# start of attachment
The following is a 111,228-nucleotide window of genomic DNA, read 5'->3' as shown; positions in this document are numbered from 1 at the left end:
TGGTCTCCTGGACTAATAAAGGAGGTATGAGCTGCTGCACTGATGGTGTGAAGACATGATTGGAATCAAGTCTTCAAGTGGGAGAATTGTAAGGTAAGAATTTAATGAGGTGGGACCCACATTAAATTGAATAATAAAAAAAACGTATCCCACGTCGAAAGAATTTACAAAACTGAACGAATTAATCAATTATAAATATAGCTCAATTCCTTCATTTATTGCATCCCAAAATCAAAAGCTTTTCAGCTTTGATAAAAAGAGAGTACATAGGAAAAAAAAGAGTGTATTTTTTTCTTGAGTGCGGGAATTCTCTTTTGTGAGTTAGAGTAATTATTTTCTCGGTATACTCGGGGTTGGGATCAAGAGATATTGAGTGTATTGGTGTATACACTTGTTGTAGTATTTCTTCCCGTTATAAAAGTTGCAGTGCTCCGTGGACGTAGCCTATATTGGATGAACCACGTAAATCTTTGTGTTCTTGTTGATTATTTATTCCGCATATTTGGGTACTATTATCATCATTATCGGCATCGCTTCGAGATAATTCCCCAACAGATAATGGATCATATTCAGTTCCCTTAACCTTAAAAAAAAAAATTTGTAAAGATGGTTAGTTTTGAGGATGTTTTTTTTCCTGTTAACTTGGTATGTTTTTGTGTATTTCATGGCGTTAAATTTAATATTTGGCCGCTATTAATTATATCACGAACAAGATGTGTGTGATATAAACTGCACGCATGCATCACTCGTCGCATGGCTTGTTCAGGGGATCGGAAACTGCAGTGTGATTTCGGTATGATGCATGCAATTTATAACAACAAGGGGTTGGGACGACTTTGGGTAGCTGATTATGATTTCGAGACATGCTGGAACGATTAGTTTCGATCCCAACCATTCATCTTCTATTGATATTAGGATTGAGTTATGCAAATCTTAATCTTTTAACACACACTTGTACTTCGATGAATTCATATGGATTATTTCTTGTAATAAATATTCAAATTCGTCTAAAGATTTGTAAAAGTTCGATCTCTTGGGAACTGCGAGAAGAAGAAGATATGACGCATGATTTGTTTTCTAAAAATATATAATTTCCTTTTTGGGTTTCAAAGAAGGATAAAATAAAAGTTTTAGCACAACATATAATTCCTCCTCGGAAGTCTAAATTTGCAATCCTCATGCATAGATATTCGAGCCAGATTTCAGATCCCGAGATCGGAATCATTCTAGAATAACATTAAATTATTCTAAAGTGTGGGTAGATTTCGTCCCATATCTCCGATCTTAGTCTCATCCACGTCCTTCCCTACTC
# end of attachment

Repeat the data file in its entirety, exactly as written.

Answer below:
The following is a 111,228-nucleotide window of genomic DNA, read 5'->3' as shown; positions in this document are numbered from 1 at the left end:
TGGTCTCCTGGACTAATAAAGGAGGTATGAGCTGCTGCACTGATGGTGTGAAGACATGATTGGAATCAAGTCTTCAAGTGGGAGAATTGTAAGGTAAGAATTTAATGAGGTGGGACCCACATTAAATTGAATAATAAAAAAAACGTATCCCACGTCGAAAGAATTTACAAAACTGAACGAATTAATCAATTATAAATATAGCTCAATTCCTTCATTTATTGCATCCCAAAATCAAAAGCTTTTCAGCTTTGATAAAAAGAGAGTACATAGGAAAAAAAAGAGTGTATTTTTTTCTTGAGTGCGGGAATTCTCTTTTGTGAGTTAGAGTAATTATTTTCTCGGTATACTCGGGGTTGGGATCAAGAGATATTGAGTGTATTGGTGTATACACTTGTTGTAGTATTTCTTCCCGTTATAAAAGTTGCAGTGCTCCGTGGACGTAGCCTATATTGGATGAACCACGTAAATCTTTGTGTTCTTGTTGATTATTTATTCCGCATATTTGGGTACTATTATCATCATTATCGGCATCGCTTCGAGATAATTCCCCAACAGATAATGGATCATATTCAGTTCCCTTAACCTTAAAAAAAAAAATTTGTAAAGATGGTTAGTTTTGAGGATGTTTTTTTTCCTGTTAACTTGGTATGTTTTTGTGTATTTCATGGCGTTAAATTTAATATTTGGCCGCTATTAATTATATCACGAACAAGATGTGTGTGATATAAACTGCACGCATGCATCACTCGTCGCATGGCTTGTTCAGGGGATCGGAAACTGCAGTGTGATTTCGGTATGATGCATGCAATTTATAACAACAAGGGGTTGGGACGACTTTGGGTAGCTGATTATGATTTCGAGACATGCTGGAACGATTAGTTTCGATCCCAACCATTCATCTTCTATTGATATTAGGATTGAGTTATGCAAATCTTAATCTTTTAACACACACTTGTACTTCGATGAATTCATATGGATTATTTCTTGTAATAAATATTCAAATTCGTCTAAAGATTTGTAAAAGTTCGATCTCTTGGGAACTGCGAGAAGAAGAAGATATGACGCATGATTTGTTTTCTAAAAATATATAATTTCCTTTTTGGGTTTCAAAGAAGGATAAAATAAAAGTTTTAGCACAACATATAATTCCTCCTCGGAAGTCTAAATTTGCAATCCTCATGCATAGATATTCGAGCCAGATTTCAGATCCCGAGATCGGAATCATTCTAGAATAACATTAAATTATTCTAAAGTGTGGGTAGATTTCGTCCCATATCTCCGATCTTAGTCTCATCCACGTCCTTCCCTACTC